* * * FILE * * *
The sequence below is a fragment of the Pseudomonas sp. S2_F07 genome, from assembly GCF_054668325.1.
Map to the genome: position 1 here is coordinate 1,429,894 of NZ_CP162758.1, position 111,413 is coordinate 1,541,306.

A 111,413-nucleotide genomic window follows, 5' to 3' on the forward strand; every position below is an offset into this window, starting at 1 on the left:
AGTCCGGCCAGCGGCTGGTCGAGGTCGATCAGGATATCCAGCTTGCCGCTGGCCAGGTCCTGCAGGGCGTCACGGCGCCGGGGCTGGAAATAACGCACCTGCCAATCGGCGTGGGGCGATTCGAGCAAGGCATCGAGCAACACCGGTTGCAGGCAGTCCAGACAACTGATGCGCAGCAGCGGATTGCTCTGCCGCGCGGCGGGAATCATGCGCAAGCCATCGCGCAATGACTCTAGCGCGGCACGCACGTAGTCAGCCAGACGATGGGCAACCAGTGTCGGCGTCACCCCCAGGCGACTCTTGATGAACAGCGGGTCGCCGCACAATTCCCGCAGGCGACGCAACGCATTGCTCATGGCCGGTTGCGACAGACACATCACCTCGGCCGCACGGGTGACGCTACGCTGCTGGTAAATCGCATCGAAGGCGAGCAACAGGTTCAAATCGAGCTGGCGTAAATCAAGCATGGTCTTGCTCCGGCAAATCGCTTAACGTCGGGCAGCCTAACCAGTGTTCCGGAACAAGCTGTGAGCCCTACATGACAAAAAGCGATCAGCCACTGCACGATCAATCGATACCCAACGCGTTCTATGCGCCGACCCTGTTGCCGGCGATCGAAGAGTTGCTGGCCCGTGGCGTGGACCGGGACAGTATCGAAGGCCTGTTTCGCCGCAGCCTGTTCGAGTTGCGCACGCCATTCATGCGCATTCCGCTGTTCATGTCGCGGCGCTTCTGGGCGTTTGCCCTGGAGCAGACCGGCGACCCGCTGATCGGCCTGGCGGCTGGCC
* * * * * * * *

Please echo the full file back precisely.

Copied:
The sequence below is a fragment of the Pseudomonas sp. S2_F07 genome, from assembly GCF_054668325.1.
Map to the genome: position 1 here is coordinate 1,429,894 of NZ_CP162758.1, position 111,413 is coordinate 1,541,306.

A 111,413-nucleotide genomic window follows, 5' to 3' on the forward strand; every position below is an offset into this window, starting at 1 on the left:
AGTCCGGCCAGCGGCTGGTCGAGGTCGATCAGGATATCCAGCTTGCCGCTGGCCAGGTCCTGCAGGGCGTCACGGCGCCGGGGCTGGAAATAACGCACCTGCCAATCGGCGTGGGGCGATTCGAGCAAGGCATCGAGCAACACCGGTTGCAGGCAGTCCAGACAACTGATGCGCAGCAGCGGATTGCTCTGCCGCGCGGCGGGAATCATGCGCAAGCCATCGCGCAATGACTCTAGCGCGGCACGCACGTAGTCAGCCAGACGATGGGCAACCAGTGTCGGCGTCACCCCCAGGCGACTCTTGATGAACAGCGGGTCGCCGCACAATTCCCGCAGGCGACGCAACGCATTGCTCATGGCCGGTTGCGACAGACACATCACCTCGGCCGCACGGGTGACGCTACGCTGCTGGTAAATCGCATCGAAGGCGAGCAACAGGTTCAAATCGAGCTGGCGTAAATCAAGCATGGTCTTGCTCCGGCAAATCGCTTAACGTCGGGCAGCCTAACCAGTGTTCCGGAACAAGCTGTGAGCCCTACATGACAAAAAGCGATCAGCCACTGCACGATCAATCGATACCCAACGCGTTCTATGCGCCGACCCTGTTGCCGGCGATCGAAGAGTTGCTGGCCCGTGGCGTGGACCGGGACAGTATCGAAGGCCTGTTTCGCCGCAGCCTGTTCGAGTTGCGCACGCCATTCATGCGCATTCCGCTGTTCATGTCGCGGCGCTTCTGGGCGTTTGCCCTGGAGCAGACCGGCGACCCGCTGATCGGCCTGGCGGCTGGCC